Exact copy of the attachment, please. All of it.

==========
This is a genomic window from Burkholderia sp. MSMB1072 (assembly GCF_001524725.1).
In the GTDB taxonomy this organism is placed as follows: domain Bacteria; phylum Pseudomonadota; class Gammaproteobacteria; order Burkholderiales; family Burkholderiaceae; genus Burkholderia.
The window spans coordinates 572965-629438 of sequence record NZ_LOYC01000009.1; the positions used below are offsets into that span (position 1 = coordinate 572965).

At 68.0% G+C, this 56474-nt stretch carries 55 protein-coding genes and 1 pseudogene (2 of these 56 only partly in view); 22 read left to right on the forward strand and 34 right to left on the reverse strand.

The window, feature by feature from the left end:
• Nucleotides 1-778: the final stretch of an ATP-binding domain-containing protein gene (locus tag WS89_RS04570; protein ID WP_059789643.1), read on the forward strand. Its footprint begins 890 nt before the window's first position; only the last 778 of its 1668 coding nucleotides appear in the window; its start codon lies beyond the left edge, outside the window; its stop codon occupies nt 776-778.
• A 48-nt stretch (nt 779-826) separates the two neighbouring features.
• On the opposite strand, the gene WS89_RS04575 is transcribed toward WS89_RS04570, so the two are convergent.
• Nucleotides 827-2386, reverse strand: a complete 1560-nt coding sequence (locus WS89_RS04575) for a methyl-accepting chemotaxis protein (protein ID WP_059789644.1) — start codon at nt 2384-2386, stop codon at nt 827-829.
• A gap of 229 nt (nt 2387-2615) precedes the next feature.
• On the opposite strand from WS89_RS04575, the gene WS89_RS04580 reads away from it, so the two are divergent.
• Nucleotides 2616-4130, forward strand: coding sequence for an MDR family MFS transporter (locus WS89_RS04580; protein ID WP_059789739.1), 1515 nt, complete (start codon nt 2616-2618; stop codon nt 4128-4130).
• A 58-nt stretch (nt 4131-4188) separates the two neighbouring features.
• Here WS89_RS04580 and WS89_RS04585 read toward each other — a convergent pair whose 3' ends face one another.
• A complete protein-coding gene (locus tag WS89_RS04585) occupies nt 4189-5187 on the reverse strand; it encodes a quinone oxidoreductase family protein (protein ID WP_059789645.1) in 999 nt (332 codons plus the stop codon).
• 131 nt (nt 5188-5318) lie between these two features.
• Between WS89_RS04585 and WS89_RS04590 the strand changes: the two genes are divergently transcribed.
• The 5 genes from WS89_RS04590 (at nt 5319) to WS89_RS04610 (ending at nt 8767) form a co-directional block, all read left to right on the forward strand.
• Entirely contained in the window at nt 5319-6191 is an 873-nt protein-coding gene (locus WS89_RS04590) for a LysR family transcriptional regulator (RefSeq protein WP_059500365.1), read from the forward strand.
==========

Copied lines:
This is a genomic window from Burkholderia sp. MSMB1072 (assembly GCF_001524725.1).
In the GTDB taxonomy this organism is placed as follows: domain Bacteria; phylum Pseudomonadota; class Gammaproteobacteria; order Burkholderiales; family Burkholderiaceae; genus Burkholderia.
The window spans coordinates 572965-629438 of sequence record NZ_LOYC01000009.1; the positions used below are offsets into that span (position 1 = coordinate 572965).

At 68.0% G+C, this 56474-nt stretch carries 55 protein-coding genes and 1 pseudogene (2 of these 56 only partly in view); 22 read left to right on the forward strand and 34 right to left on the reverse strand.

The window, feature by feature from the left end:
• Nucleotides 1-778: the final stretch of an ATP-binding domain-containing protein gene (locus tag WS89_RS04570; protein ID WP_059789643.1), read on the forward strand. Its footprint begins 890 nt before the window's first position; only the last 778 of its 1668 coding nucleotides appear in the window; its start codon lies beyond the left edge, outside the window; its stop codon occupies nt 776-778.
• A 48-nt stretch (nt 779-826) separates the two neighbouring features.
• On the opposite strand, the gene WS89_RS04575 is transcribed toward WS89_RS04570, so the two are convergent.
• Nucleotides 827-2386, reverse strand: a complete 1560-nt coding sequence (locus WS89_RS04575) for a methyl-accepting chemotaxis protein (protein ID WP_059789644.1) — start codon at nt 2384-2386, stop codon at nt 827-829.
• A gap of 229 nt (nt 2387-2615) precedes the next feature.
• On the opposite strand from WS89_RS04575, the gene WS89_RS04580 reads away from it, so the two are divergent.
• Nucleotides 2616-4130, forward strand: coding sequence for an MDR family MFS transporter (locus WS89_RS04580; protein ID WP_059789739.1), 1515 nt, complete (start codon nt 2616-2618; stop codon nt 4128-4130).
• A 58-nt stretch (nt 4131-4188) separates the two neighbouring features.
• Here WS89_RS04580 and WS89_RS04585 read toward each other — a convergent pair whose 3' ends face one another.
• A complete protein-coding gene (locus tag WS89_RS04585) occupies nt 4189-5187 on the reverse strand; it encodes a quinone oxidoreductase family protein (protein ID WP_059789645.1) in 999 nt (332 codons plus the stop codon).
• 131 nt (nt 5188-5318) lie between these two features.
• Between WS89_RS04585 and WS89_RS04590 the strand changes: the two genes are divergently transcribed.
• The 5 genes from WS89_RS04590 (at nt 5319) to WS89_RS04610 (ending at nt 8767) form a co-directional block, all read left to right on the forward strand.
• Entirely contained in the window at nt 5319-6191 is an 873-nt protein-coding gene (locus WS89_RS04590) for a LysR family transcriptional regulator (RefSeq protein WP_059500365.1), read from the forward strand.